Japanese mobile operator NTT Docomo said Friday that the launch of a new smartphone operating system to rival Google’s Android and Apple’s iOS had been pushed back owing to development delays. The open source offering called Tizen, based on the Linux operating system, is the product of a tie-up between companies from Japan, China, South Korea, Europe and the United States. The consortium that makes up Tizen Association include Docomo, US giant Intel, Japan’s Fujitsu, South Korea’s Samsung and LG, China’s Huawei, and European mobile carriers Vodafone and Orange.
Docomo’s president had previously said he hoped the new system would launch by the end of the current fiscal year to March. NTT Docomo spokesman Jun Otori had at the time told AFP, “With Tizen, we hope to revitalise Japanese-developed services and create new services more freely.”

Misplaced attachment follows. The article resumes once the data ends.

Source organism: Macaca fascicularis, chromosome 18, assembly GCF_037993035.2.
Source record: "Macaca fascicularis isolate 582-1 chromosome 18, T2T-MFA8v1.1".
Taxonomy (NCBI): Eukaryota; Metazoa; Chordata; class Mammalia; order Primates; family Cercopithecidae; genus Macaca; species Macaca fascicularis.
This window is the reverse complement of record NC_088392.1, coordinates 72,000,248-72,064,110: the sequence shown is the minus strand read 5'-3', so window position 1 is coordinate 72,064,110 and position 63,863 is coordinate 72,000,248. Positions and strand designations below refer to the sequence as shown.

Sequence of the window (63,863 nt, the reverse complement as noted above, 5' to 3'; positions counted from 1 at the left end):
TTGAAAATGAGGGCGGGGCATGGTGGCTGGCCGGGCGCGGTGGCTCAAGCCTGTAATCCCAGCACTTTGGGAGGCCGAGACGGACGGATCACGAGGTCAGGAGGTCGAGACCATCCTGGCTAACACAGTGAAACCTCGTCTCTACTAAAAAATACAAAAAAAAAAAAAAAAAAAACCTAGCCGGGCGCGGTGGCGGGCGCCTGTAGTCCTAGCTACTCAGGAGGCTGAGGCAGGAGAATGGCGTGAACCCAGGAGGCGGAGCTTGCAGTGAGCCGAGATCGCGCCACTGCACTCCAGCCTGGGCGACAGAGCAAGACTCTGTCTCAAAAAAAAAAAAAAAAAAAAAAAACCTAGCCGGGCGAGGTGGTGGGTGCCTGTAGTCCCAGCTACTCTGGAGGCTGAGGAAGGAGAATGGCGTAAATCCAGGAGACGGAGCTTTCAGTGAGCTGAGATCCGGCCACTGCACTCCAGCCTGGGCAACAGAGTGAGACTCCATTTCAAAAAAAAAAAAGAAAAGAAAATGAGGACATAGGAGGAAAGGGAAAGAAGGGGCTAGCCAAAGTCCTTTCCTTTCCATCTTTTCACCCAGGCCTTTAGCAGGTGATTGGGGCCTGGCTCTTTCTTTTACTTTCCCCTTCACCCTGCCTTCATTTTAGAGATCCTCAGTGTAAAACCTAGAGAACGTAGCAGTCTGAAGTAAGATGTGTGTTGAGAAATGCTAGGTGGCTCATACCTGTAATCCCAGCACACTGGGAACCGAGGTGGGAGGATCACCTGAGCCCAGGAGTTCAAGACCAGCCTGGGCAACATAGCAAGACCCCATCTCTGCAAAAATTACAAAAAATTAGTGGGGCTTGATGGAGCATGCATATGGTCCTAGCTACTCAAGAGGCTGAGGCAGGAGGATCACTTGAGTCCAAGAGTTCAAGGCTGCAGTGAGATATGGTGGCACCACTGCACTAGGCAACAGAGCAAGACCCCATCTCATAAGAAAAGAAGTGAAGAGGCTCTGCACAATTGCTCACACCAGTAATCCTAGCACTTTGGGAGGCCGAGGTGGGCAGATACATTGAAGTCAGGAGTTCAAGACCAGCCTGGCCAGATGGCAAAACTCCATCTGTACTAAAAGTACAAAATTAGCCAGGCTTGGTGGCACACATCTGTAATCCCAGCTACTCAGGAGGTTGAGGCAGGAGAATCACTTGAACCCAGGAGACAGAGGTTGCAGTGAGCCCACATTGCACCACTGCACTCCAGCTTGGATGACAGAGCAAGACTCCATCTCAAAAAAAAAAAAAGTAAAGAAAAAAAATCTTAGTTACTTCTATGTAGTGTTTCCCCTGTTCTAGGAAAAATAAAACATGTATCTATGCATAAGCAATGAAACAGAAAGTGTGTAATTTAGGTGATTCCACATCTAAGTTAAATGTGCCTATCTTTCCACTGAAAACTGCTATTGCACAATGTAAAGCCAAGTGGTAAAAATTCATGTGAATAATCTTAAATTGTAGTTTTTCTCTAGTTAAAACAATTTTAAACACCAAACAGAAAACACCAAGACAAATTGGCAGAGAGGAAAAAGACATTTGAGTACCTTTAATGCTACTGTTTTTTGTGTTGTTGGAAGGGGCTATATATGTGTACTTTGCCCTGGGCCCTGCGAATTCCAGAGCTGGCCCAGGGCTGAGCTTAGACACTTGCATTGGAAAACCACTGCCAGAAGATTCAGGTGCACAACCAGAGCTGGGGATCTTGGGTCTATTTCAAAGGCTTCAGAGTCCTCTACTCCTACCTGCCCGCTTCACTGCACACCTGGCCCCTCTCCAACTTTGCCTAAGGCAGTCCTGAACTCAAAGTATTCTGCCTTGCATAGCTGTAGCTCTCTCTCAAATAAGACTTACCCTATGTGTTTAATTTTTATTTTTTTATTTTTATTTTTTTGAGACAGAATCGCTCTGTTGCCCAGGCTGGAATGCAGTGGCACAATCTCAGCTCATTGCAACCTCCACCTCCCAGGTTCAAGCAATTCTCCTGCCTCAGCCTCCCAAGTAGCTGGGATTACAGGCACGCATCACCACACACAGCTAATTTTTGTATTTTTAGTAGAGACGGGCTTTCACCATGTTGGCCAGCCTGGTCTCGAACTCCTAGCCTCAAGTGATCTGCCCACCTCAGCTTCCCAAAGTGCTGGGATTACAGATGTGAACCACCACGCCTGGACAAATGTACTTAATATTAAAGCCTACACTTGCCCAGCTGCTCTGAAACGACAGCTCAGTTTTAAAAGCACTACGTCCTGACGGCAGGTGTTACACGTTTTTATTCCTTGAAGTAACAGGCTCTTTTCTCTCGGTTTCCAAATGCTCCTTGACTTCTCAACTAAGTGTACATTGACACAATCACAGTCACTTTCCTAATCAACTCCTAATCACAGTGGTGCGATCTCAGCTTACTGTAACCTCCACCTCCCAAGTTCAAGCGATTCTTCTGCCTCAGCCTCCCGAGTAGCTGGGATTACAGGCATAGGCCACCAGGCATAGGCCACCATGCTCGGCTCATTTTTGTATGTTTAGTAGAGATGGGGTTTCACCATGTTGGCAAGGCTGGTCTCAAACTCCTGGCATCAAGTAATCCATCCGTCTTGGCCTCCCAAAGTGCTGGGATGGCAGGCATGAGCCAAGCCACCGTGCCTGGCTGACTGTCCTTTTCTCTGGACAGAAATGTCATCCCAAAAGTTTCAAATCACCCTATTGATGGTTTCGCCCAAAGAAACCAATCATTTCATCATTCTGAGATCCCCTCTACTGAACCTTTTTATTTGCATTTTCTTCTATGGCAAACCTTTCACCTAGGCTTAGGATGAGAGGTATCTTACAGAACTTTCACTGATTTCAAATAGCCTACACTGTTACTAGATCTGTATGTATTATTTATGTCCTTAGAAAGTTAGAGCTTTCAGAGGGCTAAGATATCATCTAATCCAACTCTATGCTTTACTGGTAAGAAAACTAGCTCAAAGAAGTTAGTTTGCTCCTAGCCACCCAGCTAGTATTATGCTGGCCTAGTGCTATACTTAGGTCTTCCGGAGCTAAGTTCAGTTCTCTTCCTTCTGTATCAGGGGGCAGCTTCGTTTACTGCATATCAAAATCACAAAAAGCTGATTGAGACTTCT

But that March timeline is being pushed back because Docomo is still “developing products that would maximise the features of the Tizen”, company spokesman Jun Otori told AFP. Tizen is among a handful of new smartphone platforms expected to hit the market this year to challenge the stranglehold of Android and iOS.
“Unlike Android and iOS, Tizen allows us to develop freely whatever we envision because it is an open-source operating system,” says Otori.
The Android and iOS account for more than 90 percent of the smartphone market, with BlackBerry and Microsoft’s Windows Phone vying for third spot. Phones using operating systems based on the open-source platforms Linux and Mozilla’s Firefox are due out this year, most likely in emerging markets.